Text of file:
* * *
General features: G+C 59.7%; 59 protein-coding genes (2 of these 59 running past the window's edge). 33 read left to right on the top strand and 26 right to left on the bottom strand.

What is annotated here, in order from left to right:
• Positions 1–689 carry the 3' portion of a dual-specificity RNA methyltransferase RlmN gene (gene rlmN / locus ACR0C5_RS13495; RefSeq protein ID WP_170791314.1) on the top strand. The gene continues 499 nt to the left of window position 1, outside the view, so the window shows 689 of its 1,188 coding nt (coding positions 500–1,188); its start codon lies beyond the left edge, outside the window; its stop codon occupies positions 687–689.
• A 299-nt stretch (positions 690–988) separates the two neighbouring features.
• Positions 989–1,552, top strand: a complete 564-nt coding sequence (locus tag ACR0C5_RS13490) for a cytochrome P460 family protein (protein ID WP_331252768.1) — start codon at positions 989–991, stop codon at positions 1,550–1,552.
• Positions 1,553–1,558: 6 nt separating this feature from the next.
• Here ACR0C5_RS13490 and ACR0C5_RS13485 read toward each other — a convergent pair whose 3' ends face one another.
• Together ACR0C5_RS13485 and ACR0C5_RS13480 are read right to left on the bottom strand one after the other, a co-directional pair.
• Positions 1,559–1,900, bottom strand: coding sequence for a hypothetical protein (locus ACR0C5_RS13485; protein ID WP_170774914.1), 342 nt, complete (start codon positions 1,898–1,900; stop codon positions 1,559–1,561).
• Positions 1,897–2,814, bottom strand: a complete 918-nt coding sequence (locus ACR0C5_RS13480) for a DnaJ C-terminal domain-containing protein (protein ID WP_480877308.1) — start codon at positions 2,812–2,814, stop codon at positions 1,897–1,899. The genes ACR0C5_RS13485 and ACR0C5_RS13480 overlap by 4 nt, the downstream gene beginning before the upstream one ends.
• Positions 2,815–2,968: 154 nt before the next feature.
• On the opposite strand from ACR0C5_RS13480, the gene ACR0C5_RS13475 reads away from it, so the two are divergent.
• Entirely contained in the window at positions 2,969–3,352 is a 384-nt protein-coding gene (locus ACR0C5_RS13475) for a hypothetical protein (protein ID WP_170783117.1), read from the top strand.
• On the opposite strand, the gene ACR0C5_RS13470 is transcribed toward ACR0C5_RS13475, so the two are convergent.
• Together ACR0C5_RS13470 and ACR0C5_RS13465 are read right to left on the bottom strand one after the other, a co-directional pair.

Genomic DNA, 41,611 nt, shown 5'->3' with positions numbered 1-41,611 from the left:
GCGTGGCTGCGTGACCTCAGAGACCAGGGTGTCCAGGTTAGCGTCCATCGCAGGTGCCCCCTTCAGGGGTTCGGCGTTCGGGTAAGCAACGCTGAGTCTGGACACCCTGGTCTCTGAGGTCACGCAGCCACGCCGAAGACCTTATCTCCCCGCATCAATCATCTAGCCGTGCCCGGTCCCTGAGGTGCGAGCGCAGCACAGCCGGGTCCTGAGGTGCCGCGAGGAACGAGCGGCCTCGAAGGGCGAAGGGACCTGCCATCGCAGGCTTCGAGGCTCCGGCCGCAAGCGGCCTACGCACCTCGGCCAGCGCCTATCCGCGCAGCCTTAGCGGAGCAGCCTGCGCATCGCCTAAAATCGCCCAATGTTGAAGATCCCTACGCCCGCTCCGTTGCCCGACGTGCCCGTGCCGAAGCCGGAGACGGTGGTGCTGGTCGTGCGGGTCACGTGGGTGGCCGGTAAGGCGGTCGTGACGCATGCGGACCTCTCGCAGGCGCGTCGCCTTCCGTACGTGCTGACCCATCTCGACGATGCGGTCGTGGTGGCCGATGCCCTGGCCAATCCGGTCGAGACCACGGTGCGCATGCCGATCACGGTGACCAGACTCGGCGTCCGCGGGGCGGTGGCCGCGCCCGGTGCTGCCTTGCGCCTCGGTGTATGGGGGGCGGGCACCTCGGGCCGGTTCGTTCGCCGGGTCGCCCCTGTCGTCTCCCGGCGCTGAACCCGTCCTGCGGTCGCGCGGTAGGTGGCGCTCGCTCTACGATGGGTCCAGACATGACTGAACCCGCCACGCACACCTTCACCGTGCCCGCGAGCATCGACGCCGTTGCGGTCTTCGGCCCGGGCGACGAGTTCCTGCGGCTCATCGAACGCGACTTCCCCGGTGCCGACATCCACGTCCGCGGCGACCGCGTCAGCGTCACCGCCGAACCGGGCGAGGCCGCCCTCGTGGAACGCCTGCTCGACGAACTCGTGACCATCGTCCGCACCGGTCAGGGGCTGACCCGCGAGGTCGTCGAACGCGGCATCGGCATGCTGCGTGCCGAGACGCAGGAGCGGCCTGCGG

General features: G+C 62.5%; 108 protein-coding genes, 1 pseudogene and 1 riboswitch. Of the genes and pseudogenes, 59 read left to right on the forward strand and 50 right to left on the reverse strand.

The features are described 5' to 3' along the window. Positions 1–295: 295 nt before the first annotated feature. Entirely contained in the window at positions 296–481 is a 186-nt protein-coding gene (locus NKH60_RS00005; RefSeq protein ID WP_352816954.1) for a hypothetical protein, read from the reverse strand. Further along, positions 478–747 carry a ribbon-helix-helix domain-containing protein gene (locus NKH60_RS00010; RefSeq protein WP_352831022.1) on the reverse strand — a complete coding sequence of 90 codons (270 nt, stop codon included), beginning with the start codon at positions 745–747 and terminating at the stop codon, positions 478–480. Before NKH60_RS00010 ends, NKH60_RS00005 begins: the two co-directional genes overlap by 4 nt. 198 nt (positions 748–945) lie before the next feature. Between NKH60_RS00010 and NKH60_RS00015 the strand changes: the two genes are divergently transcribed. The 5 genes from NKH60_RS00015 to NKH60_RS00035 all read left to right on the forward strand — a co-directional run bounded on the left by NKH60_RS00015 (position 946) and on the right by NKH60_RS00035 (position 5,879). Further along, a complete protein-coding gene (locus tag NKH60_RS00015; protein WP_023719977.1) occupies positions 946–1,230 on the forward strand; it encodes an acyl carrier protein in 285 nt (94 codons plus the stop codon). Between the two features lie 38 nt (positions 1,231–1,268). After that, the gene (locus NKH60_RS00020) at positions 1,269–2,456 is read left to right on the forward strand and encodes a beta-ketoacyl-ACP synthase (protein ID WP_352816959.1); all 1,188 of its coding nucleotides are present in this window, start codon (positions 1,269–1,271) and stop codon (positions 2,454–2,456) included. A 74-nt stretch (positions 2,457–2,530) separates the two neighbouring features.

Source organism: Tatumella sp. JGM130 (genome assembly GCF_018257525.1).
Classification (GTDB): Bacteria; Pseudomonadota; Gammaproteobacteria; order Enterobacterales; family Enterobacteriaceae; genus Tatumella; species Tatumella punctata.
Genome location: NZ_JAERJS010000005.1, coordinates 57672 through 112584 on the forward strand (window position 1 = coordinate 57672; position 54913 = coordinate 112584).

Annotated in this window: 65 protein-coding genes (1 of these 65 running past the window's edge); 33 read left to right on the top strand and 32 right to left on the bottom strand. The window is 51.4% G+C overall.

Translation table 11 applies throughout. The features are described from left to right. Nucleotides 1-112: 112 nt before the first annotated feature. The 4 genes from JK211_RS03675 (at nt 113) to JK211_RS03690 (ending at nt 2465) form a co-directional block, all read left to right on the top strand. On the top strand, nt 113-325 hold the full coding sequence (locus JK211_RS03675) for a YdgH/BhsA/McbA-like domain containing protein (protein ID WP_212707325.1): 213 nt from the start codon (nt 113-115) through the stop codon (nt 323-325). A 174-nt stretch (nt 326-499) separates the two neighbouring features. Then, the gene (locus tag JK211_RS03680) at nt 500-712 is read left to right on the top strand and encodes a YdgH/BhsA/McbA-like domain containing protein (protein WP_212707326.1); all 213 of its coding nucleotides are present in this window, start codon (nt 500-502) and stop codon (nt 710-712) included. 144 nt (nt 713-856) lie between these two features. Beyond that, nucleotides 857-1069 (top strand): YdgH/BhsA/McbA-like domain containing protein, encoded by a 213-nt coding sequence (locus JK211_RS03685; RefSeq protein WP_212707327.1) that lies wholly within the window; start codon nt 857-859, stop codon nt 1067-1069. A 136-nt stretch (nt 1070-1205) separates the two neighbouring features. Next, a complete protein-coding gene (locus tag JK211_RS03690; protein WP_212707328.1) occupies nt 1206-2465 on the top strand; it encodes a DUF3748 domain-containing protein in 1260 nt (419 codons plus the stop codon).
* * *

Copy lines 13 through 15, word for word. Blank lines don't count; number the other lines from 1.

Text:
• Entirely contained in the window at positions 2,969–3,352 is a 384-nt protein-coding gene (locus ACR0C5_RS13475) for a hypothetical protein (protein ID WP_170783117.1), read from the top strand.
• On the opposite strand, the gene ACR0C5_RS13470 is transcribed toward ACR0C5_RS13475, so the two are convergent.
• Together ACR0C5_RS13470 and ACR0C5_RS13465 are read right to left on the bottom strand one after the other, a co-directional pair.